Local mothers and others dispatch aid to Haitian orphans



Sopris Sun

January 28, 2010

By Terray Sylvester

Help for Haiti: Local mothers and others dispatch aid to Haitian orphans

On Monday night, Jan. 25, the entry-way of the Carbondale Recreation and Community Center was aglow with activity. Forty volunteers, most of them local mothers, had gathered to organize and ship off about 14 pickup truck loads of donations to an orphanage outside of Port-au-Prince, the capitol of earthquake-stricken Haiti.
“It started from one email and it turned into hundreds of people,” said Janine Cuthbertson, who spearheaded the effort. “It just shows what the [community] network can do here, and the power of that network.”
The effort started with a single email a little over a week earlier when reports of the magnitude 7.0 earthquake began to filter in through the media.
Cuthbertson said that after hearing about the quake she was comforting her own 11 month-old daughter, and her thoughts turned toward Haiti.

“I was so grateful for the warm, safe house over my head, available food and the knowledge that her cries were solely from a new tooth and not because she was injured, buried under the rubble, starving or lost,” Cuthbertson stated in a press release.
She explained that she felt “an overwhelming sadness” for the mothers in Haiti who were, “at the same moment, dealing with unspeakable hardship.”
She decided that she would find an organization that would accept donated goods, not just money.
The next day she contacted the American Red Cross, UNICEF, the Church of Latter Day Saints and other major aid organizations, but found they would take only monetary contributions.
Then an Internet search led her to God’s Littlest Angels, an orphanage in the hills above Port-au-Prince with offices in Colorado Springs.
“I thought, ‘Great, I can drive a truck down there,’” she said.
The orphanage, home to about 150 children before the earthquake, survived the temblor with its building intact and all of its charges unharmed.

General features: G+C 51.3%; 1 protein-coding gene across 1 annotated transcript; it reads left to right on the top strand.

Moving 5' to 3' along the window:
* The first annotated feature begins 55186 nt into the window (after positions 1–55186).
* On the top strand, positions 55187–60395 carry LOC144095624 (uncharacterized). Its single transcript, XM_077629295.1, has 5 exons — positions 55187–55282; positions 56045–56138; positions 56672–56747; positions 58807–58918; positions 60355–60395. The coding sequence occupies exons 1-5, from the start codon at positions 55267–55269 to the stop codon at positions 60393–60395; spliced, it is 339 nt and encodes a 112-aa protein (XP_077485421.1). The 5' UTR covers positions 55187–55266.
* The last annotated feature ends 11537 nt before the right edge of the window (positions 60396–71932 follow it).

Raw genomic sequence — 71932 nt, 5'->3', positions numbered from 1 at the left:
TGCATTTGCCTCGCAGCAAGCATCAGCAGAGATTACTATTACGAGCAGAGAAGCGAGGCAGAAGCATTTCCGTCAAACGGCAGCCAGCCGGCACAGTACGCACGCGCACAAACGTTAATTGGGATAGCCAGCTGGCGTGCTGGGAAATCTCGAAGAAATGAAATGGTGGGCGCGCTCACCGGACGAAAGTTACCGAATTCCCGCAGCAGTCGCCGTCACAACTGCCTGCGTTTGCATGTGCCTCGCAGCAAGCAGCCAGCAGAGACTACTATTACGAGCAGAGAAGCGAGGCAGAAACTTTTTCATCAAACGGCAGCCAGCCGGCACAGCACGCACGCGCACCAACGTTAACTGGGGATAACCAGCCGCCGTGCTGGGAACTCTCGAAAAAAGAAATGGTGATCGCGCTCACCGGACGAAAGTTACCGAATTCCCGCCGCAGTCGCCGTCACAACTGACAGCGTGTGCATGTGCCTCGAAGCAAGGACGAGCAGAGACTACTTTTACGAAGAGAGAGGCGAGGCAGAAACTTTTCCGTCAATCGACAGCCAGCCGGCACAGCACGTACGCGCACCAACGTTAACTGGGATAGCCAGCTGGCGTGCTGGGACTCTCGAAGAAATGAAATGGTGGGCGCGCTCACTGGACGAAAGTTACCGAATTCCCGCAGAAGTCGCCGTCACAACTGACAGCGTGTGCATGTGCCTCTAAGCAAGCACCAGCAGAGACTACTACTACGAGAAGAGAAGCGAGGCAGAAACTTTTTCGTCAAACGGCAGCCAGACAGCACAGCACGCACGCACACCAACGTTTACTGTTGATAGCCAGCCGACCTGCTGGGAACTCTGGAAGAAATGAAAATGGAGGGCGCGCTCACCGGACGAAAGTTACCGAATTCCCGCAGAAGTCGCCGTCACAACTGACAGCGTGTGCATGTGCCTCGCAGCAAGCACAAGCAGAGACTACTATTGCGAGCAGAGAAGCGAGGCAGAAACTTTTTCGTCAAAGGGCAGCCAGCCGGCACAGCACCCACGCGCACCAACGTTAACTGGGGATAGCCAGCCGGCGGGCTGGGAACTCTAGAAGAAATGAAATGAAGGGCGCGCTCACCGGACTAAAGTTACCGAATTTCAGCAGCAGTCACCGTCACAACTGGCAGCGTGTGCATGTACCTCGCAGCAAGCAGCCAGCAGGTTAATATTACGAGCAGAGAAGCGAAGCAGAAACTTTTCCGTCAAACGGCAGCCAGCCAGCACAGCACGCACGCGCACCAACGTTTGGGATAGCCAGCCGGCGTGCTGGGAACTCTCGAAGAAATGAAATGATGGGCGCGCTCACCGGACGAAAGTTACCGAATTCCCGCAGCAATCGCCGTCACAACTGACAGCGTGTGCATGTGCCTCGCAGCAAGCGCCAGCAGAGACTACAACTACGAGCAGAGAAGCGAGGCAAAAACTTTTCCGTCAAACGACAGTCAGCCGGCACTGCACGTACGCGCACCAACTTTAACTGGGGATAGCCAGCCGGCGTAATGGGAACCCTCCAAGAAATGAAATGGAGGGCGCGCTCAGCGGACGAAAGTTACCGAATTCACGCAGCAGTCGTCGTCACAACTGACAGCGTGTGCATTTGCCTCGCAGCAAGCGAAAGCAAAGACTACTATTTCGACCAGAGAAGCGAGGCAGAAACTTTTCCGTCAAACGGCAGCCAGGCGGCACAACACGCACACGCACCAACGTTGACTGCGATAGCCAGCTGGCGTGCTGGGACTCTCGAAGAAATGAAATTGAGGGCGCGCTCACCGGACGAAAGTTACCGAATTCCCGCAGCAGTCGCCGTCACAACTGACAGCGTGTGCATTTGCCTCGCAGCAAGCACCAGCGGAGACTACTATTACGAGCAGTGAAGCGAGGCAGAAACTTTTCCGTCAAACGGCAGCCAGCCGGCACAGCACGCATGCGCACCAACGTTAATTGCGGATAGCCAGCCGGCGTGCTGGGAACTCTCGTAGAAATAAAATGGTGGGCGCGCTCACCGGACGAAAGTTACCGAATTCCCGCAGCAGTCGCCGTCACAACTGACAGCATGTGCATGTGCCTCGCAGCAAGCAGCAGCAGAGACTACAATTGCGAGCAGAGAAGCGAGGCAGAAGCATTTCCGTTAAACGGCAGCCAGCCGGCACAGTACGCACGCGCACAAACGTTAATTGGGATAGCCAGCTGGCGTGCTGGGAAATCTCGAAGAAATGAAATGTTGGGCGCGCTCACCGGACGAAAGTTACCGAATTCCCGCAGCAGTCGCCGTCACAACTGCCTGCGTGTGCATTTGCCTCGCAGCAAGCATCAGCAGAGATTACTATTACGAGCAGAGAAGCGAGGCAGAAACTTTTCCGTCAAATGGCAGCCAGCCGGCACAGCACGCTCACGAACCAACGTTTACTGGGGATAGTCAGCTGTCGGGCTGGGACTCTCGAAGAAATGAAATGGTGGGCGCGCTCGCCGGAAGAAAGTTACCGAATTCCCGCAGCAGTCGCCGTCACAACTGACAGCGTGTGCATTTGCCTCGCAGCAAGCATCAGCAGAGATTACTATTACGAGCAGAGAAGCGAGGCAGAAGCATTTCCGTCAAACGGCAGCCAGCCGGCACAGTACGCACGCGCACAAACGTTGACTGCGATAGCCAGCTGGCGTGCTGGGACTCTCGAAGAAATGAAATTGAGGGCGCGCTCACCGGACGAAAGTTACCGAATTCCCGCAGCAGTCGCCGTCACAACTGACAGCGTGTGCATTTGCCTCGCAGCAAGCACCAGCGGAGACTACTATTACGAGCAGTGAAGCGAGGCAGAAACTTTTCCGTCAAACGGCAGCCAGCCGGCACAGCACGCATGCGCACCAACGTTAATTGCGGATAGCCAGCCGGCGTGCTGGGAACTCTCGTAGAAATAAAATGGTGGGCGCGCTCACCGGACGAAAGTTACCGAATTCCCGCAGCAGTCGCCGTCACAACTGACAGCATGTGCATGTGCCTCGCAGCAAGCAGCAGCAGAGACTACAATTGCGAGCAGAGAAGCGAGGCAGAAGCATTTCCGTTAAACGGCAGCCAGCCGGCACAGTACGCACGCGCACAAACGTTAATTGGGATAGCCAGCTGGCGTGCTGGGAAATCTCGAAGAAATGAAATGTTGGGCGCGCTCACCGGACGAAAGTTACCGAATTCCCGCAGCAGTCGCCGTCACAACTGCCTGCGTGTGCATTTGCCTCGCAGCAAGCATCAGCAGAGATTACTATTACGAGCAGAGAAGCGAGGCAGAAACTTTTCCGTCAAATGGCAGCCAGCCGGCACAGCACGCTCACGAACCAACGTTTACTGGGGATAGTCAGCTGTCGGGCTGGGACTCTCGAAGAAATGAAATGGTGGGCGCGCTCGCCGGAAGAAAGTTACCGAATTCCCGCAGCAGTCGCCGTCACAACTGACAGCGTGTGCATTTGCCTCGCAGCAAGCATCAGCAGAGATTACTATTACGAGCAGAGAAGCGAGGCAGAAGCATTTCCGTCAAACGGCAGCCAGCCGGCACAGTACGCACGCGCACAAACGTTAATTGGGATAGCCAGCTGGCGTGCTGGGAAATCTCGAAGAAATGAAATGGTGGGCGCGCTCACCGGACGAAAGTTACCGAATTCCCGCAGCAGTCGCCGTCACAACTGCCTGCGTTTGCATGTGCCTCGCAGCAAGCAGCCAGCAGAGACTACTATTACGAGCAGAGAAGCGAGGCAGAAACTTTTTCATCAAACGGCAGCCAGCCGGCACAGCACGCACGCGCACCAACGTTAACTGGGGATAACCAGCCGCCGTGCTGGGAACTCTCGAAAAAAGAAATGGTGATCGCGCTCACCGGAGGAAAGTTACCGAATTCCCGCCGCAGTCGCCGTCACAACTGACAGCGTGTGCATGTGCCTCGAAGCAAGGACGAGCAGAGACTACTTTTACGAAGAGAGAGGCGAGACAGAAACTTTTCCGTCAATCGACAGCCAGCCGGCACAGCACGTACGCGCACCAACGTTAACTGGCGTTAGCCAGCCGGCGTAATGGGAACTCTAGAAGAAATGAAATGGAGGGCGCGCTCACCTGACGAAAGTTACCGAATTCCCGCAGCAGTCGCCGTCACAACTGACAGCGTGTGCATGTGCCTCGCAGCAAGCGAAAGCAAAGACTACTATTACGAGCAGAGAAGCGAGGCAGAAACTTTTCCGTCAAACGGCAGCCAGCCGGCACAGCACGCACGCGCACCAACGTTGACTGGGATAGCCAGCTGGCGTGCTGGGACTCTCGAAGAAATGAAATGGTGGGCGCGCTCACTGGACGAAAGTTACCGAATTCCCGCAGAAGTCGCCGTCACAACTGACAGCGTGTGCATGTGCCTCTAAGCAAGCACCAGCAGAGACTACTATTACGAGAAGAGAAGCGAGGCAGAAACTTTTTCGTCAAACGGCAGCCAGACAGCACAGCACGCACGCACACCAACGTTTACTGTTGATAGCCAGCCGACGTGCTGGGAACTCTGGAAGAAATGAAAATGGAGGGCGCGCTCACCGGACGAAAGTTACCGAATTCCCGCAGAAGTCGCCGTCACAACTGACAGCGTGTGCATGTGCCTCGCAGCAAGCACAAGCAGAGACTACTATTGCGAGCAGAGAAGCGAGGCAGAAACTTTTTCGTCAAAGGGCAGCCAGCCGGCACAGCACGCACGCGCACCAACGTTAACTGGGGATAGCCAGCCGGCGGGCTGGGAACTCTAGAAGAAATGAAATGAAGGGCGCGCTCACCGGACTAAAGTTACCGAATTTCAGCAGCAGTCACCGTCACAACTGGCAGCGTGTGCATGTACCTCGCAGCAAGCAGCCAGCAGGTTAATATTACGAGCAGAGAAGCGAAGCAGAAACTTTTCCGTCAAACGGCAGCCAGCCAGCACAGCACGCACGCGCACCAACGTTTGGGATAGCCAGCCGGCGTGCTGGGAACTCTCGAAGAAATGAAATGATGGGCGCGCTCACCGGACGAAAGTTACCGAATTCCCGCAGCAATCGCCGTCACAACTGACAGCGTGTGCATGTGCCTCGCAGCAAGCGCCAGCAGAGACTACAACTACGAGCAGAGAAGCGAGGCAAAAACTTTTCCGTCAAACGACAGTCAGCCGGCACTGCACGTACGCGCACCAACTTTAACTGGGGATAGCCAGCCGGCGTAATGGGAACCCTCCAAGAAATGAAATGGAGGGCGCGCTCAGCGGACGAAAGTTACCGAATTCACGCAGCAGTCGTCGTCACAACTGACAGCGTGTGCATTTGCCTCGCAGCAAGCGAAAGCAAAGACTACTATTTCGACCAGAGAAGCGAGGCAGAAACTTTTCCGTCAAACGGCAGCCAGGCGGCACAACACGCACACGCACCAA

It made national news last week when about half of those orphans – dubbed the “Haiti 80” – were adopted into the United States.
But when Cuthbertson found the orphanage it had not yet begun stealing headlines. When she learned it would accept material goods she sent out an email to the Roaring Fork Moms, an Internet forum with approximately 45 members.
“I knew our moms group had baby supplies, things that a mother would need,” she said.
From there the message was picked up by a similar group of mothers in Basalt, forwarded to church mailing lists, posted on the social networking site, Facebook, and spread by word of mouth. The next day, Cuthbertson’s back porch began filling with donations. Twelve collection points were established around the valley and they began filling too.

“I couldn’t even keep my phone charged this week, it was just ringing off the hook,” she said.
She had tapped a need, given people a way to help when they didn’t know how to do so. On Monday night, volunteers were telling her, “Thank you for giving us an opportunity to feel good about ourselves.”
Donations ranged from powdered baby formula, infant Tylenol and children’s vitamins to blankets, toothpaste and second-hand clothing. Fifteen pricey portable cribs were donated, and shoes – an especially sought-after item – were collected as well.
Local businesses chipped in. Dos Gringos, Eco-Goddess Edibles, Mi Casita, Peppino’s, Uncle Pizza and White House Pizza donated food to the 12-hour effort at the recreation center Monday evening. Four Seasons Property Management in Aspen donated a pickup truck, a driver, and a trailer; and John Maas with Koru Building donated a trailer as well. And the local chapter of the international group, Mothers Acting Up, paid for the gas for the drive to Colorado Springs and back.

The truckloads of donations were slated to roll off toward the Front Range before sunrise on Wednesday, Jan. 27, after The Sopris Sun’s press deadline. From there they would be loaded onto chartered planes and flown to Haiti.
Cuthbertson herself was planning to drive one of the trucks, but on Monday night she was still trying to wrap her mind around how big the effort had become – and how quickly. She had originally set out just to fill the back of her Dodge Dakota pickup.
“That was my huge goal. I thought that was a big deal,” she said.
And she was wishing she could have done more.
“I want to get on the plane and hand deliver it. I would go in a heartbeat,” Cuthbertson said, and added that she’s not alone. “I can tell you if these moms got on a plane and went we would bringing home a community of Haitian babies for sure.”
“I don’t know where the journey ends,” she said on Monday. “It’s been such an exciting week that I think it’ll be a really sad drive home. It’ll be a bittersweet ending.”

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